Philip Reed History




Christ Church IU at Worton Parish is a spiritual haven for its congregation. We have a vestry but virtually no committees, a church family but no Sunday School, though we do have several young families with young children and infants, who play happily at the back of the church and in the vestibule during the service.

We come together every week in peace and mutual support to worship. Our members are teachers, writers, readers, musicians, professionals of all stripes including sailors, mariners, and skilled laborers, both retired and still in the active work force. Many are activists and volunteers in a wide range of community organizations. Our congregation is interesting, fun, caring, and enjoys a sense of rootedness in community and spiritual life. We keep in touch by phone and email, and the entire congregation is generally party to all major decisions. We welcome all newcomers with pleasure.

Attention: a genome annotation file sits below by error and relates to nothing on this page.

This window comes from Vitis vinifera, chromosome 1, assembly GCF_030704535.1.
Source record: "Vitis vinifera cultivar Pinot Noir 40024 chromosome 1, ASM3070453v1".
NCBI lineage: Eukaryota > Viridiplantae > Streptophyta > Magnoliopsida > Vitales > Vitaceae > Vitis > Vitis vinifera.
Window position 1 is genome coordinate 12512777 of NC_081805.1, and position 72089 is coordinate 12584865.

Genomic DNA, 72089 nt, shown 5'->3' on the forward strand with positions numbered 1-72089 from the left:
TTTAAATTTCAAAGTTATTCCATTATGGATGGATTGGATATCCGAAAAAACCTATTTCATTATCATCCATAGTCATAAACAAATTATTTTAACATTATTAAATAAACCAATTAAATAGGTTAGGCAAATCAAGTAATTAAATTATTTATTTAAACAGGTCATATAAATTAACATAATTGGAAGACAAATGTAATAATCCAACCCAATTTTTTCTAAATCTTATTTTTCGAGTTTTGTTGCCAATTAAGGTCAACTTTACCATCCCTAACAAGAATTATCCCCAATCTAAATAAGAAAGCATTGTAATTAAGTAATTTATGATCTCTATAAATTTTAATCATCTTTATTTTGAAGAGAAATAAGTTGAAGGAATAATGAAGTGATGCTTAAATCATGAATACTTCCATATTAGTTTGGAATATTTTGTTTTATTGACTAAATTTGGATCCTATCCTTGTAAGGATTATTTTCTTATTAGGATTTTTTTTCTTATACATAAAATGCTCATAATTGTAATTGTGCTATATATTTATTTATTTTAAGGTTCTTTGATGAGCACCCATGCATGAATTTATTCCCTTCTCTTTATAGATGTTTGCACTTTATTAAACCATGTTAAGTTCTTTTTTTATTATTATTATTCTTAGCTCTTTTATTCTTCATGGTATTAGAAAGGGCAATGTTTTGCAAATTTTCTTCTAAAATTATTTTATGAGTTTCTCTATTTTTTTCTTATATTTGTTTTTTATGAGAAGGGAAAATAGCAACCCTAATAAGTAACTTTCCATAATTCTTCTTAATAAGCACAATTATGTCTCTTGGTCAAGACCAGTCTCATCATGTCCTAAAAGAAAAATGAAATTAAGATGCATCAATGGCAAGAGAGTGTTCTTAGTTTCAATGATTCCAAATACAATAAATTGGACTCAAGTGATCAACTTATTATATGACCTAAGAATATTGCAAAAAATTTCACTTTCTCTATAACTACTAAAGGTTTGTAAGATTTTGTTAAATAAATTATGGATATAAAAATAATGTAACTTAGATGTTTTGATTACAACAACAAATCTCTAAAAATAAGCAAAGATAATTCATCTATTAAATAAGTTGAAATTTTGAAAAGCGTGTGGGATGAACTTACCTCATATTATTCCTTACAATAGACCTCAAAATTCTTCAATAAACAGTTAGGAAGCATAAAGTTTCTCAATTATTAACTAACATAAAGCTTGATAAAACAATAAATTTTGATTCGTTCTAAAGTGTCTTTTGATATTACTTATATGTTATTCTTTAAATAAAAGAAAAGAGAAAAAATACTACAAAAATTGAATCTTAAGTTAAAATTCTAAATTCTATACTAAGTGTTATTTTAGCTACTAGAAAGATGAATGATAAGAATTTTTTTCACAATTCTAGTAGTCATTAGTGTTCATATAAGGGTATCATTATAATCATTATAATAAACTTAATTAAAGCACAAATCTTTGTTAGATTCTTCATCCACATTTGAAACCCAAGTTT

The church itself, an unobtrusively elegant mid-19th century brick sanctuary, is on the historic registry as is its 18th century sexton’s house. IU stands for Isaac Usilton, who gave both the land and the money to build the original sanctuary. It’s been Christ Church IU (IU to those of us who love it) since the first church was built in mid-1700’s. The sexton’s house, which we restored with our own backbreaking labor and sweat (along with several generous donations), is the last surviving piece of the early 18th century village of IU Crossroads. The churchyard holds the graves of some of Kent County’s earliest movers and shakers, but sadly its white oak (243 years old) second only to the Maryland’s Old Wye Oak in age and size, had to be taken down due to disease and lightning damage.